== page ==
Russia shows off the spoils of war in Georgia

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The Independent Online

The Russian army has put on display war trophies captured during the Georgia conflict at a museum in Moscow, in an attempt to reinforce its claim that the United States and the West were responsible for encouraging Georgia to attack its breakaway region of South Ossetia. After Moscow officially recognised South Ossetia and Abkhazia as independent 10 days ago, the exhibition is another sign that, far from caving under Western criticism of its actions, Russia is keen to milk the propaganda spoils of the war.

The display, at The Central Museum of Armed Forces, displays weapons, uniforms and personal possessions belonging to Georgian soldiers killed or wounded during the fighting along with graphic photographs of the burnt and mutilated bodies of dead Georgian soldiers.

A museum guide, who was showing a group of Russians around the exhibit, paused at a display showing the personal photos of a dead Georgian soldier. One of them showed him having dinner with relatives, another had him in a comradely pose with a black man.

"Look, here's one of the Georgian soldiers with a black-skinned man, an African," said the guide. "We all know that there are a lot of Africans in the US Army, this was probably one of his instructors." Also on display are a set of textbooks entitled American Language Course, Level IV. The museum claims they were taken from a Georgian soldier in South Ossetia, though it might seem improbable that the soldier would take the bulky books with him to the battleground of Tskhinvali.

The museum itself is mostly devoted to the Soviet army, and its labyrinthine set of halls mainly cover the Second World War. A tank from that war stands on a plinth outside, and a 10ft-high bust of Lenin greets visitors as they walk into the main hall. Most of the exhibitions offer a very skewed and unrevised Soviet version of history – the section on the building of the Soviet army in the 1920s does not once mention Leon Trotsky, who was instrumental in organising the early Red Army but later fell out of favour with Stalin and was erased from Soviet history books. The Second World War section glosses over controversial aspects of the war, and Russia's long and costly conflicts in Afghanistan and Chechnya are hardly mentioned.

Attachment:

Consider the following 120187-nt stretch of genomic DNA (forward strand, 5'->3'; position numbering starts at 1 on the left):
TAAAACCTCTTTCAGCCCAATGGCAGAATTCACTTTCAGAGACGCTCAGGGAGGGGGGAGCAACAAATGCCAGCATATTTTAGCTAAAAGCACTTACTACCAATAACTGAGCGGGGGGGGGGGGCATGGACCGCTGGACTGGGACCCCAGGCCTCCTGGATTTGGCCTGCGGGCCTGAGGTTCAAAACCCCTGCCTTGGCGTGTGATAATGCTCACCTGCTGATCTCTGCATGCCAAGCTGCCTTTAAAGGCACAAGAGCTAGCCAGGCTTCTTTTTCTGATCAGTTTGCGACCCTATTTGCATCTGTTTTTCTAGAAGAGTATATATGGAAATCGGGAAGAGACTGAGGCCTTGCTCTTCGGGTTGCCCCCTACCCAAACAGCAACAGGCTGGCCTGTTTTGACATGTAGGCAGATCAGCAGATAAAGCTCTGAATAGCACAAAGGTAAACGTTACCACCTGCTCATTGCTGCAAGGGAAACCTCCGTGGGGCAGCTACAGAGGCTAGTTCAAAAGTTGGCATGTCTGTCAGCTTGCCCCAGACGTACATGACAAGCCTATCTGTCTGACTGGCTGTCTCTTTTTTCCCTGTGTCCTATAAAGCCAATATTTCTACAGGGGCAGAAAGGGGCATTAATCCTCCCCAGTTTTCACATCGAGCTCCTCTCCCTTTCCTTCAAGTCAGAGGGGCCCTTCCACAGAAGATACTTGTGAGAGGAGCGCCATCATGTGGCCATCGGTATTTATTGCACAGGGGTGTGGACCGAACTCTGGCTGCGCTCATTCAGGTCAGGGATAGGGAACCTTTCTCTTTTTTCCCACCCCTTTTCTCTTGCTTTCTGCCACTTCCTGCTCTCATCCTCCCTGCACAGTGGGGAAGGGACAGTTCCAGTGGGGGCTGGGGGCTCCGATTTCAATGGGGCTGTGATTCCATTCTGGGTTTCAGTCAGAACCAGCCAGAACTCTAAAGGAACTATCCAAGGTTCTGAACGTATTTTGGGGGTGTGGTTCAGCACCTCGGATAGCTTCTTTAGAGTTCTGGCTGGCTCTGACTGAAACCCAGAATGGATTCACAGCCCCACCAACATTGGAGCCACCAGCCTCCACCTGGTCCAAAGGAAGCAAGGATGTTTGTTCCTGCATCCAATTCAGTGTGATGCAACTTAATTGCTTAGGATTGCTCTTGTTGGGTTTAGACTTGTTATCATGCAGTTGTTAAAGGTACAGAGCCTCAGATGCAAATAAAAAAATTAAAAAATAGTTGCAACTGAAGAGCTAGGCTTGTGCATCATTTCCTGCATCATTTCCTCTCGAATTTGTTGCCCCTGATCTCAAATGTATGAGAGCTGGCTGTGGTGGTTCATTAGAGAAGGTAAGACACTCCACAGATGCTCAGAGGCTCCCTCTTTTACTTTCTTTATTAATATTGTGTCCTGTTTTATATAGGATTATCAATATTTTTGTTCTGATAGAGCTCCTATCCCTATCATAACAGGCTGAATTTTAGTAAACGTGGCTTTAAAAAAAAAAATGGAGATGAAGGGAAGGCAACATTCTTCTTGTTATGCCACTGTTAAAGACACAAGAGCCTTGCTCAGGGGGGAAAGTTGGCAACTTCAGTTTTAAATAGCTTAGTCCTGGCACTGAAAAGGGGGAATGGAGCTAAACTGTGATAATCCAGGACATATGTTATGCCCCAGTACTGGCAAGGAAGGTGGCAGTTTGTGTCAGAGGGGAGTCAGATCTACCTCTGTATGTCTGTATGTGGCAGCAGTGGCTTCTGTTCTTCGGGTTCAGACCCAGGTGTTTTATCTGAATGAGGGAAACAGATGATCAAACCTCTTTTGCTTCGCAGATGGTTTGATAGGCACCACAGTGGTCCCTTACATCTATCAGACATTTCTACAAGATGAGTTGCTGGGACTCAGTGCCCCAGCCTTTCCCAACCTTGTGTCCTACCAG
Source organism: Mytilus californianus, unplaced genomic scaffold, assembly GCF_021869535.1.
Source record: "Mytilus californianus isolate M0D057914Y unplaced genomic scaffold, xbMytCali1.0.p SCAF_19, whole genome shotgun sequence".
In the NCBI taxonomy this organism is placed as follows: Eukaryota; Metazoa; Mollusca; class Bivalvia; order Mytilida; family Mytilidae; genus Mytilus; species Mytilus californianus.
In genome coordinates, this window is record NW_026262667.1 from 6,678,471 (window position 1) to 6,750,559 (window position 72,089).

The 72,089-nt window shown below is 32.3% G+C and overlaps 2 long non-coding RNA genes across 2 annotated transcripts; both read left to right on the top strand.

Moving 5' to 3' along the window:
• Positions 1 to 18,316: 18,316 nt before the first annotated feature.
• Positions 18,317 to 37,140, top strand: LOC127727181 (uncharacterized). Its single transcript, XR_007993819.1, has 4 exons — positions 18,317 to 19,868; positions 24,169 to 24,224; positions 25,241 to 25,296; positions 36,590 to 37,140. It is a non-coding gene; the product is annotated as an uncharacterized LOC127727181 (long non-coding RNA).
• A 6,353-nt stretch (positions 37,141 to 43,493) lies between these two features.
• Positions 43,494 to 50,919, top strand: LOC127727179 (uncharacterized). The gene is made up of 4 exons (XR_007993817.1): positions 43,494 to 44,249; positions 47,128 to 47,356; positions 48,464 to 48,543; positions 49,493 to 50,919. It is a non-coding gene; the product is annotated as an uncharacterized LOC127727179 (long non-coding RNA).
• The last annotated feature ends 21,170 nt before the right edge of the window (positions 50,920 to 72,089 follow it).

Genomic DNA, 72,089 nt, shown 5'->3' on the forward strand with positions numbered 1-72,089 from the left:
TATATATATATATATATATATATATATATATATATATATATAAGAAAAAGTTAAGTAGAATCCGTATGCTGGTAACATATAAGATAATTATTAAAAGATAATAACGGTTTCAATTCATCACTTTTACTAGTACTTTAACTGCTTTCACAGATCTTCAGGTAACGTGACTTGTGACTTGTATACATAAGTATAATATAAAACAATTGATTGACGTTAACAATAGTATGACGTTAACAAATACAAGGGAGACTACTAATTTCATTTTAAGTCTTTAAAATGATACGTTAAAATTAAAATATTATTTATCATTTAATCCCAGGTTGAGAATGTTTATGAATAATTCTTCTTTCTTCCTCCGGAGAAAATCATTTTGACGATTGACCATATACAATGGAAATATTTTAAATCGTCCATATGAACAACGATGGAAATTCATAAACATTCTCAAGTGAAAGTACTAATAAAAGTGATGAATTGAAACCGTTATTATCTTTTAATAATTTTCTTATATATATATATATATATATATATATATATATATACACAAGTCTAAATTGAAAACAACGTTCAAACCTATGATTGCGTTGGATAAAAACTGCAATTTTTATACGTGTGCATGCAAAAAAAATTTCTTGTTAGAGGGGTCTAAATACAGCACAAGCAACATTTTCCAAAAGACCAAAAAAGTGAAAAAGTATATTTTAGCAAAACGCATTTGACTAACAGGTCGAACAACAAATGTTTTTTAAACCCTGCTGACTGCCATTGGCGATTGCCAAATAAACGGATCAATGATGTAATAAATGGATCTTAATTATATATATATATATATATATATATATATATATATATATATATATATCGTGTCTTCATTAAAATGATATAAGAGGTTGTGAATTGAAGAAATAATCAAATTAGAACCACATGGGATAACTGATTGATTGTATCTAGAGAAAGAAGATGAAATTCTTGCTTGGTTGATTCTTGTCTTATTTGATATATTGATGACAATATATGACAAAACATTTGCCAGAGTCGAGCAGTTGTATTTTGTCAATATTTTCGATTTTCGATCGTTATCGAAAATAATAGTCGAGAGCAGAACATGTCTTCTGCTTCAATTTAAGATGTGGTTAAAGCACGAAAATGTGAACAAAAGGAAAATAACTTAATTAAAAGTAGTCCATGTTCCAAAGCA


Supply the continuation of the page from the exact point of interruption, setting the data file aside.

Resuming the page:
The same approach seems to have been taken for the Georgia exhibition. In a Soviet-style touch, there are more than a dozen photographs of President Dmitry Medvedev, and an array of his speeches and orders to the military during the conflict. A timetable of the war leaves out several important events. There is also a distinctly anti-Western tone to the exhibition, with several pieces of "Nato" equipment and army clothing on display, and a list of which Western countries had armed Georgia.

The graphic nature of some of the exhibits shows the depth of ill-feeling that has developed between Russia and Georgia after last month's conflict. Both sides have paraded their war gains in public – when the Georgians shot down four Russian pilots at the height of the conflict last month they paraded two bodies on national television, and The Independent was later given access to interview the two surviving pilots.

Russia is now taking its turn to display the spoils of the war which it unequivocally won. Moscow has been angry over the coverage that the conflict received in the West, and is insistent that the conflict was provoked by the Georgian President Mikheil Saakashvili, with tacit backing from the West.

Last week Mr Medvedev said that Russia would "consistently and meticulously" re-equip its armed forces, which have a reputation of being poorly trained, underpaid and rife with bullying. "There is no doubt that our decision has been influenced by the events in the Caucasus," he said. "They have made this task one of the top priorities for the next few years."

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